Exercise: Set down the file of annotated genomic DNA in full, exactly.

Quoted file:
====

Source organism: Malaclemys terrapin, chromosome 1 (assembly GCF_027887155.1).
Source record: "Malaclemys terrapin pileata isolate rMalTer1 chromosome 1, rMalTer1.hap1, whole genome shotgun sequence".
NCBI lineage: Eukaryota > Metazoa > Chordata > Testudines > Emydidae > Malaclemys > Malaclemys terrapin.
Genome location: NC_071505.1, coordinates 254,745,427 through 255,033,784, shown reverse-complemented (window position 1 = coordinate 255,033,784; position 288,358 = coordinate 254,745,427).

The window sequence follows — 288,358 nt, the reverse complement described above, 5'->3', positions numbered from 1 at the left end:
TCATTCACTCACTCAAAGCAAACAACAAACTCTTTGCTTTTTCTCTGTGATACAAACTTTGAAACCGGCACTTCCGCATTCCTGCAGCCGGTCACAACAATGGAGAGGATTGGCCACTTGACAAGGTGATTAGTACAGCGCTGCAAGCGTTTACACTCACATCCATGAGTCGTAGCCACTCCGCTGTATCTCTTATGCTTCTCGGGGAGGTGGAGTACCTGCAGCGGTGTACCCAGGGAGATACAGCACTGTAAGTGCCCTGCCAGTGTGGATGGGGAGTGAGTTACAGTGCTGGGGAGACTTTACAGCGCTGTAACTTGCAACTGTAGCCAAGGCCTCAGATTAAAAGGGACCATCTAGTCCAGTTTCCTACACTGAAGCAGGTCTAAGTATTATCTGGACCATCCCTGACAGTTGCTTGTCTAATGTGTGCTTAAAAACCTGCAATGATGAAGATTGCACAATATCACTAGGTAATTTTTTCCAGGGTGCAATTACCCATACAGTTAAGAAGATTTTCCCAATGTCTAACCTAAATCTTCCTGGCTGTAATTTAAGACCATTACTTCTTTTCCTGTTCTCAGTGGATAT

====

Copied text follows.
Source organism: Malaclemys terrapin, chromosome 1 (assembly GCF_027887155.1).
Source record: "Malaclemys terrapin pileata isolate rMalTer1 chromosome 1, rMalTer1.hap1, whole genome shotgun sequence".
NCBI lineage: Eukaryota > Metazoa > Chordata > Testudines > Emydidae > Malaclemys > Malaclemys terrapin.
Genome location: NC_071505.1, coordinates 254,745,427 through 255,033,784, shown reverse-complemented (window position 1 = coordinate 255,033,784; position 288,358 = coordinate 254,745,427).

The window sequence follows — 288,358 nt, the reverse complement described above, 5'->3', positions numbered from 1 at the left end:
TCATTCACTCACTCAAAGCAAACAACAAACTCTTTGCTTTTTCTCTGTGATACAAACTTTGAAACCGGCACTTCCGCATTCCTGCAGCCGGTCACAACAATGGAGAGGATTGGCCACTTGACAAGGTGATTAGTACAGCGCTGCAAGCGTTTACACTCACATCCATGAGTCGTAGCCACTCCGCTGTATCTCTTATGCTTCTCGGGGAGGTGGAGTACCTGCAGCGGTGTACCCAGGGAGATACAGCACTGTAAGTGCCCTGCCAGTGTGGATGGGGAGTGAGTTACAGTGCTGGGGAGACTTTACAGCGCTGTAACTTGCAACTGTAGCCAAGGCCTCAGATTAAAAGGGACCATCTAGTCCAGTTTCCTACACTGAAGCAGGTCTAAGTATTATCTGGACCATCCCTGACAGTTGCTTGTCTAATGTGTGCTTAAAAACCTGCAATGATGAAGATTGCACAATATCACTAGGTAATTTTTTCCAGGGTGCAATTACCCATACAGTTAAGAAGATTTTCCCAATGTCTAACCTAAATCTTCCTGGCTGTAATTTAAGACCATTACTTCTTTTCCTGTTCTCAGTGGATAT